It was 70 years ago today that the London Declaration which formed the modern Commonwealth was signed.
Since then, the confederation of 53 countries – mostly former territories of the British Empire – has had a chequered history.
It was accused of “dithering” while a political crisis engulfed Zimbabwe, which ultimately resulted in the country being suspended from the institution, for example.
But supporters of the family of nations believe it has allowed countries to unify around common causes like climate change or challenging Apartheid – and ultimately, through unity, it can affect change.
But 70 years on from its inception, does the Commonwealth still have relevance?
As the Brexit debate rumbles on in the House of Commons Anton Gunter, the managing director of Global Freight in Telford, believes Britain’s exit from the EU would give the Commonwealth a new importance.
“Now that we are leaving the EU there is an opportunity for us to grow and in the EU we can’t do deals with the Commonwealth,” he says. “This should soften the impact of Brexit if we can make these deals. There are some massive countries in the Commonwealth, Canada, New Zealand, Australia, Bangladesh, Ghana, and there are massive deals to be done if we want it.
“The Commonwealth was a powerhouse in the 50s, 60s and 70s in terms of trading and Brexit can re-ignite its importance. The Commonwealth can again rise to prominence if we don’t focus so much attention on Europe. It could be a win/win for everyone the Commonwealth, from the massive countries to the smaller ones.”
On April 26, 1949, the heads of government from Australia, Britain, Ceylon, India, New Zealand, Pakistan and South Africa plus Canada’s Secretary of State for External Affairs signed the London Declaration.
King George VI was recognised as Head of the Commonwealth and following his death, the Commonwealth leaders recognised Queen Elizabeth II in that capacity.
Throughout her reign the Queen has been a passionate supporter and last year her son and heir Prince Charles was named as the next head of the Commonwealth when the leaders of its member nations met at Windsor Castle.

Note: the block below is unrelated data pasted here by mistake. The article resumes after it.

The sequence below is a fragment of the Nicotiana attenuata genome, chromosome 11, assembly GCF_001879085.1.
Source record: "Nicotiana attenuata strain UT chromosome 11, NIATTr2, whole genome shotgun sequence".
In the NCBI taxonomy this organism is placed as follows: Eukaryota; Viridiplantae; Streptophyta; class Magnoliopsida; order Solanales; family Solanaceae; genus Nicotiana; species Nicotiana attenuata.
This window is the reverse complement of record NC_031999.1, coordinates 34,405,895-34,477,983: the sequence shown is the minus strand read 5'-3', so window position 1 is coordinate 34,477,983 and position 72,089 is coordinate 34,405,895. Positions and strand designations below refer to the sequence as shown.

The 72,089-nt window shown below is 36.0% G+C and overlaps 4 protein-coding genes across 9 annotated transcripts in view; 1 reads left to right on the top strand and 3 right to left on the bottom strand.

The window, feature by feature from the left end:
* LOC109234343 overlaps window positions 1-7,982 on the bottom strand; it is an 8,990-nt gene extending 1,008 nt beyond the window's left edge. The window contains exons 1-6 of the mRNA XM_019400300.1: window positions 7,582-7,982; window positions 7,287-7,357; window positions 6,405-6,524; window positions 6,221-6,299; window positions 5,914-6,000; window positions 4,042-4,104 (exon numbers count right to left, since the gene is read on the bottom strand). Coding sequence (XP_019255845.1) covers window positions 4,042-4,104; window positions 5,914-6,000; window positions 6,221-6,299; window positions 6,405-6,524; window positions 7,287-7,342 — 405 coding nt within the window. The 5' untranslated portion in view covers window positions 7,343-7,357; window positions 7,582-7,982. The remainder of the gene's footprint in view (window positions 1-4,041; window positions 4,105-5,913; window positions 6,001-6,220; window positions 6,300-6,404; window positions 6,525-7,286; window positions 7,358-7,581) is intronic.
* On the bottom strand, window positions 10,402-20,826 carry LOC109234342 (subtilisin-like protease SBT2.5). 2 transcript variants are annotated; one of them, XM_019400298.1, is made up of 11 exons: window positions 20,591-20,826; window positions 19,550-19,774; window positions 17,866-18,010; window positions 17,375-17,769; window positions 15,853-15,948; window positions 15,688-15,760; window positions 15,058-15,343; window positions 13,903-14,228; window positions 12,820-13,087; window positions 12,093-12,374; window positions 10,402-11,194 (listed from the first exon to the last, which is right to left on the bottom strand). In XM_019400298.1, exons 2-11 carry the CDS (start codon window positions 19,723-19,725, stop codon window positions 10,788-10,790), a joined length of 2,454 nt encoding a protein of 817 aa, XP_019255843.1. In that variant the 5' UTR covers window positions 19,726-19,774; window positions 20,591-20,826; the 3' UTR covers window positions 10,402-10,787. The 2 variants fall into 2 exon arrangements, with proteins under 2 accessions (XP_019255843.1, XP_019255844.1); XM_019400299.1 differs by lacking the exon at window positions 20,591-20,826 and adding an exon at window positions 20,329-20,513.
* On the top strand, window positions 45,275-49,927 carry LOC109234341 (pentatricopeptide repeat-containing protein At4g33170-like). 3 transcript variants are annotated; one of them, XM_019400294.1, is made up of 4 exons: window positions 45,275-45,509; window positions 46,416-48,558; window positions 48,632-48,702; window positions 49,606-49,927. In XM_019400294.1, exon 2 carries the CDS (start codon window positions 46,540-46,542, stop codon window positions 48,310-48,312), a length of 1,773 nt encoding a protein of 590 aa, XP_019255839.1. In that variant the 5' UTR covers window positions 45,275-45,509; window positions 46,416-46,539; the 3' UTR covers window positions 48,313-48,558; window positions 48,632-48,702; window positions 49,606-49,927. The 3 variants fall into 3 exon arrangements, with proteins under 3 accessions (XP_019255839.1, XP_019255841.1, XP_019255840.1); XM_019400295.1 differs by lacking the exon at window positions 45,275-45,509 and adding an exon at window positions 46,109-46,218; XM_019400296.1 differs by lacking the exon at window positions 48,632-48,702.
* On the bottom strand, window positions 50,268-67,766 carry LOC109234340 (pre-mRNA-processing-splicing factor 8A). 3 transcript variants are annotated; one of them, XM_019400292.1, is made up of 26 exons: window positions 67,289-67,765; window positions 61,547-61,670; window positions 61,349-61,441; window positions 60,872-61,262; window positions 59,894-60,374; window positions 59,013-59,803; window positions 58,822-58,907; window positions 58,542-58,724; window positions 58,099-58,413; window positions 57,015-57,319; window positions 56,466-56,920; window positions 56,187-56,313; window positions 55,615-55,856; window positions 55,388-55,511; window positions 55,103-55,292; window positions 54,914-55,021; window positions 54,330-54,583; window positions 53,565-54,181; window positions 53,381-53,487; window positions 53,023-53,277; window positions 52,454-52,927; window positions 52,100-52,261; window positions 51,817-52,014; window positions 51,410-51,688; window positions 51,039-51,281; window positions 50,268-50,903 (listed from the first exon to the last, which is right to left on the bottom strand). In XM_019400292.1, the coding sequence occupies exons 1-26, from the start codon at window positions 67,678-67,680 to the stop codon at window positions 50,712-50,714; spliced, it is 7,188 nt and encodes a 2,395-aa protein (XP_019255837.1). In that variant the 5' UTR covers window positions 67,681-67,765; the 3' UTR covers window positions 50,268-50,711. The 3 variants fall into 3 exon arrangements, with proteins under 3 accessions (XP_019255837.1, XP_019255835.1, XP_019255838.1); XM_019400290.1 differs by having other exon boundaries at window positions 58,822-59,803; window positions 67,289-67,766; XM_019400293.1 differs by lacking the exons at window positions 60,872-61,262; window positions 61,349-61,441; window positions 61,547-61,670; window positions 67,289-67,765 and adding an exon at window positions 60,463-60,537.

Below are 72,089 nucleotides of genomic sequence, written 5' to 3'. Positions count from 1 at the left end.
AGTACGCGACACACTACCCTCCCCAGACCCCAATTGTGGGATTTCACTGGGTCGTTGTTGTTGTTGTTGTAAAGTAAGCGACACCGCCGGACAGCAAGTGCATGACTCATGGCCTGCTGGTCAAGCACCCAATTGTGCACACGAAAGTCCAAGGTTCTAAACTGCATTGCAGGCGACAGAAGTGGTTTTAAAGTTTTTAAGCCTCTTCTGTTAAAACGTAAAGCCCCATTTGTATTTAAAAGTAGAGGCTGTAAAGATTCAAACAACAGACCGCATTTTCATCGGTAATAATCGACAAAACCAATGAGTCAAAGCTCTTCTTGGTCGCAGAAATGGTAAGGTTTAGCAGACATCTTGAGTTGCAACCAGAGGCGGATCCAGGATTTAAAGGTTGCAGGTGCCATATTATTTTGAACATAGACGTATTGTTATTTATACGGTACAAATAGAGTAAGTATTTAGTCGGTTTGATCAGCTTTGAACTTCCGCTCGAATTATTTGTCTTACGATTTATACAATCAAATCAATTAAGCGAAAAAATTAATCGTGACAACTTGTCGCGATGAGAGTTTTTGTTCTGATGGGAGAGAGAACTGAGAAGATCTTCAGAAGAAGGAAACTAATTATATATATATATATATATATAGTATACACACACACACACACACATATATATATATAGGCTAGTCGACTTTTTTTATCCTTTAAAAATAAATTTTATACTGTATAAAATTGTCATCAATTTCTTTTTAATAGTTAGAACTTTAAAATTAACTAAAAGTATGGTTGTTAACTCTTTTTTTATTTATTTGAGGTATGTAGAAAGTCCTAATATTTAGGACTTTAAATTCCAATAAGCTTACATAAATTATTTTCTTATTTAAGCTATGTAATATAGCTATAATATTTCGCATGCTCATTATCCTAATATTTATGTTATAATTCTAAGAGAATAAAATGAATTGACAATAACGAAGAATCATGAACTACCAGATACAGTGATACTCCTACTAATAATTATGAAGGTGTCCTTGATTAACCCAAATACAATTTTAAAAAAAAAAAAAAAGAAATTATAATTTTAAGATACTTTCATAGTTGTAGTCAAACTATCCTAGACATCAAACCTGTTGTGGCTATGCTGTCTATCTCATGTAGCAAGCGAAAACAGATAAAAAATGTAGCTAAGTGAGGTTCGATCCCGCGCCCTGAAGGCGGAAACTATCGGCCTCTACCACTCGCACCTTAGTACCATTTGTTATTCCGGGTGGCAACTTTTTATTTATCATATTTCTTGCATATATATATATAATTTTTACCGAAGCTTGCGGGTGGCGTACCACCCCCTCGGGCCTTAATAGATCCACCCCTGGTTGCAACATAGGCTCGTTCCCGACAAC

The Commonwealth’s secretary-general Baroness Patricia Scotland said that trade between member states is expected to grow to £1.5 trillion by 2030.
A 2015 Commonwealth trade review revealed it was on average 19 per cent cheaper for countries to trade together because of these similarities, and around £454 billion of “intra-Commonwealth” trade was being generated.
“Normally you trade with the people nearest you and you trade less with the people who are the furthest away,” she said. “What we found was in the Commonwealth that was not necessarily true, because of these old historical links.
“One of the things I’ve been saying since 2016 when I became secretary-general, so before Brexit, was what if we could change the 19 per cent advantage we currently have – what if we could turn that into a 30 per cent advantage?
“What if we could start feeding this family? What huge benefits could that bring.”
Aside from trade and political relationships the Commonwealth Games is seen as a celebration of the family of nations. In 2022, the games are coming to Birmingham.
Sandwell Council recently approved plans for a £60 million aquatics centre in Smethwick which will include a 50 metre Olympic-sized pool, and events such as judo, road cycling and mountain biking will be held in the Black Country.
Hugh Porter and his wife Anita Lonsbrough from Wolverhampton are both gold medal winners in the Commonwealth Games in cycling and swimming.
“The games brings together nations and rings together sporting friendships,” says Hugh, who took gold in pursuit cycling at the 1966 Kingston games.
“It’s all about bringing together the more successful countries and those that are struggling a bit across the Commonwealth and it gives athletes and people the chance to work together, and that’s not just from a sporting perspective.
“The Commonwealth Games in 2022 is an opportunity for the country, Birmingham and the West Midlands to showcase itself.”
Anita took five gold medals in a number of swimming events at the 1958 Cardiff games and the 1962 Perth games.
“The sporting element of the games is obviously the most important part,” she says.
“But the Commonwealth Games are also known as the friendly games. The countries all speak English and can clearly communicate with each other and create a community. It really promotes the Commonwealth and it’s a great honour for those that compete.”